Global supply chains are becoming more dynamic as the balance between off shoring, near shoring and re-shoring of production changes continuously but there is one threat to globalisation that few companies have catered for ---human frailties epitomised by unfair and illegal trade practices, which could lead to creeping de-globalisation and worsening social tensions, if not war.
Globalisation may not have done much for environmental progress but it has lifted many millions in developing nations out of poverty. And nor should it be forgotten that rich, developed countries, America in particular, have benefited hugely from China's rapid economic growth by suppressing inflation and buying up of US government IOUs. Any trade developments that reverse or trammel that trend would be a tragedy for the whole world.
As I warned in my last report, "Supply chain shifts threaten Asia," global businesses are reassessing their supply chains "which if not handled sensibly by the likely losers in the Far East... will lead to destabilising repercussions that could leave the whole world in turmoil." But if such reassessments lead to a flood of re-shoring back to or near to main markets it is in the interests of developing countries to do everything in their power to eradicate unfair trade practices that would accelerate such re-shoring. Nowhere is this more pressing than in China.
Re-shoring , it should be said, is not without risks to their promoters, which can often be as great as the risks of off shoring. One of the re-shoring risks is that costs will generally be higher than for those who remain offshore, but that is not necessarily so, especially as labour cost rises in China, for example, are galloping ahead of those in the West. Western-based companies also often ignore certain costs when making decisions on where to make products. When such costs are factored in, American costs may average only 12% higher than China's and in some cases undercut China by 22%, while at the same time remaining free of all the potentially disruptive forces acting on the supply chain. Far East suppliers also have a less than admirable quality record. The biggest potential risk not factored in, however, is the fall-out from long-standing unfair and illegal trade practices which are already leading to tariff skirmishes.
A long-festering sore between China and the West is China's unashamed, wholesale theft of intellectual property rights, in which Chinese intelligence agencies are allegedly involved. Described as the great brain robbery and "the greatest transfer of wealth in history", by the US National Security Agency's director, the costs of such theft to even single companies can be staggering. One US metallurgical company lost technology to China's hackers that cost US$1 billion and 20 years to develop.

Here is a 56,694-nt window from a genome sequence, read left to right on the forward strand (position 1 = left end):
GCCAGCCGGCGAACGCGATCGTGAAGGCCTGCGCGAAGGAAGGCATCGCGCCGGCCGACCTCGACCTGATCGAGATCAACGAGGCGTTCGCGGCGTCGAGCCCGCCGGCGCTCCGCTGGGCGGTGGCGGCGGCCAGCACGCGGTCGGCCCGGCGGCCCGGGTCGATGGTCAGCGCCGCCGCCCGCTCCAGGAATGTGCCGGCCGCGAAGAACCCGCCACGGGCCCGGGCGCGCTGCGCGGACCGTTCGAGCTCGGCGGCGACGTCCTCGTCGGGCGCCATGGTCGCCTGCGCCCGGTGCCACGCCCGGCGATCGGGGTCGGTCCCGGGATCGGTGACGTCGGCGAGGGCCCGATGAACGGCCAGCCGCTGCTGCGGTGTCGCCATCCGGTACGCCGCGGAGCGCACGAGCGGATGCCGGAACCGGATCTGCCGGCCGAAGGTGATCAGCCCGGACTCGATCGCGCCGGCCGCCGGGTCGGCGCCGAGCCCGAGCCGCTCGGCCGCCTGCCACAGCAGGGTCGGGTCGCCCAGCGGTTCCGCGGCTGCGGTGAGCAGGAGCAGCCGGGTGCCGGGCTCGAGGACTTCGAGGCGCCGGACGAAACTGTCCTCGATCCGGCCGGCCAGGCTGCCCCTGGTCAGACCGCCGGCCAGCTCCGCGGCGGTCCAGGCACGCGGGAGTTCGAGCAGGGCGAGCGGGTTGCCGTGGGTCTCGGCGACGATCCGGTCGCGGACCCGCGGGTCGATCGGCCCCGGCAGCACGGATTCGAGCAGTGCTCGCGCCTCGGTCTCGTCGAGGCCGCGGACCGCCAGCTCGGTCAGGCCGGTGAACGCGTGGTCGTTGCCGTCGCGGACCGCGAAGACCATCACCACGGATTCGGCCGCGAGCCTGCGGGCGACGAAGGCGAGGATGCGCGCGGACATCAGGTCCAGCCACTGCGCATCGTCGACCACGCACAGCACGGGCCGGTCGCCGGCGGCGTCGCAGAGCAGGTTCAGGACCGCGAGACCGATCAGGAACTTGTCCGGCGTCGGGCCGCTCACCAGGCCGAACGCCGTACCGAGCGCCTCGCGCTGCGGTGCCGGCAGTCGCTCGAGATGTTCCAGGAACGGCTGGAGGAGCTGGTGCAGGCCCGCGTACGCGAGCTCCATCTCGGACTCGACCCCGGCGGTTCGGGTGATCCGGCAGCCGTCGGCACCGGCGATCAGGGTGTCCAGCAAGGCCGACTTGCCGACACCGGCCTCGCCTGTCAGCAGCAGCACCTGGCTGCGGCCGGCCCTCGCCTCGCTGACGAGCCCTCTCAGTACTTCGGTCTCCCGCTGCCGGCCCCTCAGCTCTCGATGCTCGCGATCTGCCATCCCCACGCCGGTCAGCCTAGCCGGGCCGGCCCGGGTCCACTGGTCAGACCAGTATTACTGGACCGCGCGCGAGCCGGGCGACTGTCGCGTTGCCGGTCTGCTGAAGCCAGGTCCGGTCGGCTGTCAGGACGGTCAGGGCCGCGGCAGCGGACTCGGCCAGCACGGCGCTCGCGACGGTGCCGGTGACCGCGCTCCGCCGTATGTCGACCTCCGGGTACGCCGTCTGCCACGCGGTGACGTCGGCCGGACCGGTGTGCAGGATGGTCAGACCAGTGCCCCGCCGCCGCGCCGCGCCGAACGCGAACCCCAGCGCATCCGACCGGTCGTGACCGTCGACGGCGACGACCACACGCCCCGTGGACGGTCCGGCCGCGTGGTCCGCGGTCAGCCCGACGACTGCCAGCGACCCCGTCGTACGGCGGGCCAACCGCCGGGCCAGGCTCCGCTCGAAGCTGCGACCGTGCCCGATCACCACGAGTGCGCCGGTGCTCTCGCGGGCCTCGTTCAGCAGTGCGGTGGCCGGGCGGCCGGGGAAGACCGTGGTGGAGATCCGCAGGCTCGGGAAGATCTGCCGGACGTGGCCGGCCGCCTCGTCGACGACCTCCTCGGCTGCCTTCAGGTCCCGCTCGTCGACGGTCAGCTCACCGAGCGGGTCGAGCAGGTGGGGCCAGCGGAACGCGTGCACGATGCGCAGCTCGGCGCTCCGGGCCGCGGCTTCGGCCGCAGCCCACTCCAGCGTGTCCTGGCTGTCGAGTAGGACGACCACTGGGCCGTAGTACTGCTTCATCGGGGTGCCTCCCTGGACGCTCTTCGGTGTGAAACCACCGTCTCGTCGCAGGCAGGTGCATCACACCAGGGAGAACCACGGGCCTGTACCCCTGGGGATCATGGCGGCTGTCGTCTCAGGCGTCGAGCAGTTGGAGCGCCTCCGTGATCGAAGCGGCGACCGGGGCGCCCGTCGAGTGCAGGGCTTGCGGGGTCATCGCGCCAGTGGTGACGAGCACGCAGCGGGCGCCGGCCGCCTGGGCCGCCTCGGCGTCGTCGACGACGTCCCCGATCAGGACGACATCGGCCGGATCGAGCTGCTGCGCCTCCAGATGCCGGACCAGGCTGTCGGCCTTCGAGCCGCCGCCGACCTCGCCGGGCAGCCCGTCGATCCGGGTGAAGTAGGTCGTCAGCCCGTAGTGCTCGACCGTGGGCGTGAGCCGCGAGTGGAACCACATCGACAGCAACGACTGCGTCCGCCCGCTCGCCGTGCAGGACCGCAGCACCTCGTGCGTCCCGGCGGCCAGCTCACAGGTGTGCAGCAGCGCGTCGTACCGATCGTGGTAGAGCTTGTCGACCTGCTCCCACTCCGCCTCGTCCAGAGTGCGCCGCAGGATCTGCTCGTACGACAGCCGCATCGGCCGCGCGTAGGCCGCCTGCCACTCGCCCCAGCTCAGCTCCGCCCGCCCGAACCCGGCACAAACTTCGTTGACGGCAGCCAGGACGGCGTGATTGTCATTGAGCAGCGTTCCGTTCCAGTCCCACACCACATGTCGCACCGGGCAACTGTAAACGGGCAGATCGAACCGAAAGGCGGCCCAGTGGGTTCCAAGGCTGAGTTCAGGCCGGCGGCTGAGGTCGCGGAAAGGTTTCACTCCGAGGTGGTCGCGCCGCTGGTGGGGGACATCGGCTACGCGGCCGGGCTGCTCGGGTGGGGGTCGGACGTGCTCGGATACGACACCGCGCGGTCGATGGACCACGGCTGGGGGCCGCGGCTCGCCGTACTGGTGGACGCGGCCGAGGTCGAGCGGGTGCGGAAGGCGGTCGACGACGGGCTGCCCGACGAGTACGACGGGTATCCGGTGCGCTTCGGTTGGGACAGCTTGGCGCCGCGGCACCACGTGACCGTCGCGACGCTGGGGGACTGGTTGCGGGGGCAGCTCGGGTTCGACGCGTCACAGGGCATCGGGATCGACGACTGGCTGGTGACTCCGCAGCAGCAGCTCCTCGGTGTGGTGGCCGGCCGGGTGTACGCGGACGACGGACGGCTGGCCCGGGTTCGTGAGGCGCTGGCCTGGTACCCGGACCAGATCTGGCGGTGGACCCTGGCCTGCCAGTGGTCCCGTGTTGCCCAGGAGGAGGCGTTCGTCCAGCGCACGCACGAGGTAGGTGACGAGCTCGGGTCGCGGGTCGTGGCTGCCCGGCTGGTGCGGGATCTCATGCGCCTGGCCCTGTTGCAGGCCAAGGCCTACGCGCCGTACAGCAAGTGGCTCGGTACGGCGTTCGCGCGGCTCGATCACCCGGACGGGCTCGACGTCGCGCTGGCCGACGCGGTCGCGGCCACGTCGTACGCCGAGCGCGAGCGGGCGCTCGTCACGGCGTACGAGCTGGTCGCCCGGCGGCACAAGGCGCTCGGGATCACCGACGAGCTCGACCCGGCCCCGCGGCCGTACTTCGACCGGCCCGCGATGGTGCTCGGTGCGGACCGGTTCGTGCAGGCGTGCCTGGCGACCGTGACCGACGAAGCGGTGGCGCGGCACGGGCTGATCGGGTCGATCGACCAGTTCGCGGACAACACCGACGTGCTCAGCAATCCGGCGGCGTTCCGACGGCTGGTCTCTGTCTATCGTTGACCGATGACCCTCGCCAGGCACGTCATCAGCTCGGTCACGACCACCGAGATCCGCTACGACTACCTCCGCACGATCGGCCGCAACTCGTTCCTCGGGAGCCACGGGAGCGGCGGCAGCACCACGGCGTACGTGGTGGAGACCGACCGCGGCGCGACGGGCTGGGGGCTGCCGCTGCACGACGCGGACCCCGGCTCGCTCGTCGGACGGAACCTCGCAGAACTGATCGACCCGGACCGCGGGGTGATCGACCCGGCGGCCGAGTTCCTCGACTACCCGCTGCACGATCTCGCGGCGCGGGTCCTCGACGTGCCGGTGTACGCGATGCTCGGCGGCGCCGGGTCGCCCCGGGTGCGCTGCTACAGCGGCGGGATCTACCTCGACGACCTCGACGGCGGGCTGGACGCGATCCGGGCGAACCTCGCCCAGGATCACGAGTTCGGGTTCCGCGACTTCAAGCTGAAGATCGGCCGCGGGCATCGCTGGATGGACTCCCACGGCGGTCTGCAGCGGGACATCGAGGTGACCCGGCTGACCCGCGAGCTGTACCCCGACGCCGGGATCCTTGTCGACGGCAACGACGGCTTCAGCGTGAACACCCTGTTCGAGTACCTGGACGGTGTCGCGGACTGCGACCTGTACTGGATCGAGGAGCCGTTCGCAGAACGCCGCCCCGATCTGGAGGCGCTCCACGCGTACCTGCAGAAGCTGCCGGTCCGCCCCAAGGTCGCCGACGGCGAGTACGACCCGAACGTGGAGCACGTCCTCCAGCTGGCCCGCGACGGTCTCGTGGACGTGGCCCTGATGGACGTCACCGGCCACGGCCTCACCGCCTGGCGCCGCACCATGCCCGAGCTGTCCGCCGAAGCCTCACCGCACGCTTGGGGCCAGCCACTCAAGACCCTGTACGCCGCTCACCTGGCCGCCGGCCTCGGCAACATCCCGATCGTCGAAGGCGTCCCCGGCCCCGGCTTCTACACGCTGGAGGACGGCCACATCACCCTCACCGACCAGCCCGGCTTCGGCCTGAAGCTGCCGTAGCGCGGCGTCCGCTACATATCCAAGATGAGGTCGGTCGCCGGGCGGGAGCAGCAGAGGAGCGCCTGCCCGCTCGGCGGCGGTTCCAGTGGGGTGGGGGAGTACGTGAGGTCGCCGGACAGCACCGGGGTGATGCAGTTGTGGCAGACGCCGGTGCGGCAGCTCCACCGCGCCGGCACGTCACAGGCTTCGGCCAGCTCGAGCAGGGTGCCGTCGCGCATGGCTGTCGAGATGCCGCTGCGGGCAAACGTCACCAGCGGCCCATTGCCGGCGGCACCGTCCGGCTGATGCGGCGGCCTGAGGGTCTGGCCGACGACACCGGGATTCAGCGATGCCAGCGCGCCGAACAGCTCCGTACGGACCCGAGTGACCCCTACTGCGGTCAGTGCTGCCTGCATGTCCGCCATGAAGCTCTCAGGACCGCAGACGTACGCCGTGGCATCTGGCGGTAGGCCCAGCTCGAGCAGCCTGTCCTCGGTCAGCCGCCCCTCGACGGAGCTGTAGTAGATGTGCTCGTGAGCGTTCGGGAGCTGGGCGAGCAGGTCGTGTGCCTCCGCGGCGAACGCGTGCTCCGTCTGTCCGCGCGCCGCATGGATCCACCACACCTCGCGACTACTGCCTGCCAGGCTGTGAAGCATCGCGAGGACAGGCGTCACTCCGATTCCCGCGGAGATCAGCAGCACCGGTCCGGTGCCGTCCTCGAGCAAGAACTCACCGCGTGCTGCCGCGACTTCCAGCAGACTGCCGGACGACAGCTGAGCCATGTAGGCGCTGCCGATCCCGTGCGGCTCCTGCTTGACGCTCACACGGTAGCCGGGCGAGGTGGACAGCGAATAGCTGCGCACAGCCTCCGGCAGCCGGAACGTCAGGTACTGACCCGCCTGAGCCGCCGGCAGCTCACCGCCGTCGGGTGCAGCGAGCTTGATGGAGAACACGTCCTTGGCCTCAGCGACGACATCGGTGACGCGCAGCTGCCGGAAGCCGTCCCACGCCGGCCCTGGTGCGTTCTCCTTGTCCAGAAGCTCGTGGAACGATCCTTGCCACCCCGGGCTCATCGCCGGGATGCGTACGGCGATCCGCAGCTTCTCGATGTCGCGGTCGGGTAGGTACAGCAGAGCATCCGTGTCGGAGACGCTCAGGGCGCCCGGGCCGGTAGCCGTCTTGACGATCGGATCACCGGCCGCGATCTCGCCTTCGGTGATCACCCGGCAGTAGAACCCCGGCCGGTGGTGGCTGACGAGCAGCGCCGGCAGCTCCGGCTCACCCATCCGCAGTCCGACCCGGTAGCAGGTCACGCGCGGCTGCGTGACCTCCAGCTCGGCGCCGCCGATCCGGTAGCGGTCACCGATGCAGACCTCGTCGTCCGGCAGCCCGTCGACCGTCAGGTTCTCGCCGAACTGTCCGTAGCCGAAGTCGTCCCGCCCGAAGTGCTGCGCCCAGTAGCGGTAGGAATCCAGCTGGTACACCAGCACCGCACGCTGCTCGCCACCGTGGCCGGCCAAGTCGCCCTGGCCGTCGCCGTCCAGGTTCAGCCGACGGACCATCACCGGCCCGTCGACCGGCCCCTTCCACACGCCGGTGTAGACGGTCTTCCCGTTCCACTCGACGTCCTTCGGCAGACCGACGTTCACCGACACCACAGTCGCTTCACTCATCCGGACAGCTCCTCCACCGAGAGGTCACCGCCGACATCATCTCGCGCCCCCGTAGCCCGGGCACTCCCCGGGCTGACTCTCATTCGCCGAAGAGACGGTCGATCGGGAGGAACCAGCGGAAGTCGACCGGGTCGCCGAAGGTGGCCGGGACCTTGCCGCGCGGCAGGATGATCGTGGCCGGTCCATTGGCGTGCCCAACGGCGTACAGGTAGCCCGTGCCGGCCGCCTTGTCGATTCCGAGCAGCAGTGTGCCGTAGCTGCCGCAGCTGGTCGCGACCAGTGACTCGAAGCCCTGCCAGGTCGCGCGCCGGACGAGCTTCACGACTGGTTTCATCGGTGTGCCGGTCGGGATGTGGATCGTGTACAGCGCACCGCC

China did not invent intellectual property theft but it is doing it on an unprecedented scale and there are already signs that their behaviour is backfiring in their face. To propel its economy, China must export more high end technology but if that technology possesses stolen software code, for example, then foreign buyers could be dissuaded from buying such Chinese goods by legal actions brought by the legitimate owner of the code. An example of this has already happened with Sinovel, a Chinese wind turbine producer, whose first major export deal, a contract in Ireland, has stalled because the turbines reportedly contain stolen code from America Super Conductor Corp.
China's law-breaking insouciance and unfair trade practices are beginning to invite retaliatory actions from countries other than America. Such ploys and behaviour like China's currency manipulation, restrictions on rare earth exports based on feeble grounds and the ordering of bureaucrats to stop buying foreign cars, mostly German, are enraging countries like Germany and Brazil, the latter of which has raised taxes on foreign cars and imposed other unfair practices. China's heavily subsidised manufacture of solar panels has also undermined Germany's solar panel industry.
Anti foreign trade measures have even taken a bizarre twist in India, which proposes a tax on some international mergers retroactive to 1962! This would mean that Vodafone, for example, is liable to pay US$2.2 billion in taxes on its purchase of Indian wireless operations. The result of all these unfair trade practices is that the US, the EU and Japan have filed a formal complaint against China to the World Trade Organisation.
The fears over intellectual property theft cannot be overestimated. Countries like Taiwan, considered a risky source for leaking patented technology to China, are also beginning to lose manufacturing business back to Britain. Even so, these fears will be tolerated by those companies wishing to maintain a manufacturing presence in emerging Far East markets, in particular, as those markets become more important in the long term. Yet this, too, is not without risk, especially in China. Western companies planning joint ventures in China involving technology transfers should remember that others who have gone before them have subsequently been dumped or otherwise sidelined.
In recessionary times, when Western manufacturing jobs are disappearing at a politically inconvenient rate, if any issue is likely to stoke up clarion calls at election times for at least a level playing field it is intellectual property theft. China should recognise this and move from imitation through theft to innovation through its own research establishments. China knows it has more to lose than any western nation in a trade war, but will it behave more honourably before it is too late? As the World Bank president, Robert Zoellick, warned those who would get tough with China, "once you start a trade war there is no telling where it will end."As with people who grow super rich, the wealthier big nations become the more arrogant and reckless they behave. The omens are not reassuring.